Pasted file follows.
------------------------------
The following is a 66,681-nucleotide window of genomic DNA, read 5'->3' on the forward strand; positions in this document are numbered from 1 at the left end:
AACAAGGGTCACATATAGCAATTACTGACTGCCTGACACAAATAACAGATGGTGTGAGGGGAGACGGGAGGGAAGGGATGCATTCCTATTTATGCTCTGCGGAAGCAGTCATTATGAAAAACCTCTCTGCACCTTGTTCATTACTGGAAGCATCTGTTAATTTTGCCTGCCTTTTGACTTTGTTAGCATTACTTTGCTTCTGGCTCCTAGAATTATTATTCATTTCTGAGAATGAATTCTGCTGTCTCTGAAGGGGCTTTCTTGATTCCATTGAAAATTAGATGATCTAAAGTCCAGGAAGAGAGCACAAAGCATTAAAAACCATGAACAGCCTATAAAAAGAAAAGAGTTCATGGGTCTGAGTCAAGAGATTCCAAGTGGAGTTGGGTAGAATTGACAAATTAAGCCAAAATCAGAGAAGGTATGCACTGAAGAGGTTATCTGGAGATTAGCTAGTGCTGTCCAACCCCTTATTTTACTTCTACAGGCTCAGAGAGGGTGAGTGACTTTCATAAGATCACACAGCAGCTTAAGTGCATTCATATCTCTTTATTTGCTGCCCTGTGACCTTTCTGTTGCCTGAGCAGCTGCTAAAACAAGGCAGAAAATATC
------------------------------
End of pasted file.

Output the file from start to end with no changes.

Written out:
The following is a 66,681-nucleotide window of genomic DNA, read 5'->3' on the forward strand; positions in this document are numbered from 1 at the left end:
AACAAGGGTCACATATAGCAATTACTGACTGCCTGACACAAATAACAGATGGTGTGAGGGGAGACGGGAGGGAAGGGATGCATTCCTATTTATGCTCTGCGGAAGCAGTCATTATGAAAAACCTCTCTGCACCTTGTTCATTACTGGAAGCATCTGTTAATTTTGCCTGCCTTTTGACTTTGTTAGCATTACTTTGCTTCTGGCTCCTAGAATTATTATTCATTTCTGAGAATGAATTCTGCTGTCTCTGAAGGGGCTTTCTTGATTCCATTGAAAATTAGATGATCTAAAGTCCAGGAAGAGAGCACAAAGCATTAAAAACCATGAACAGCCTATAAAAAGAAAAGAGTTCATGGGTCTGAGTCAAGAGATTCCAAGTGGAGTTGGGTAGAATTGACAAATTAAGCCAAAATCAGAGAAGGTATGCACTGAAGAGGTTATCTGGAGATTAGCTAGTGCTGTCCAACCCCTTATTTTACTTCTACAGGCTCAGAGAGGGTGAGTGACTTTCATAAGATCACACAGCAGCTTAAGTGCATTCATATCTCTTTATTTGCTGCCCTGTGACCTTTCTGTTGCCTGAGCAGCTGCTAAAACAAGGCAGAAAATATC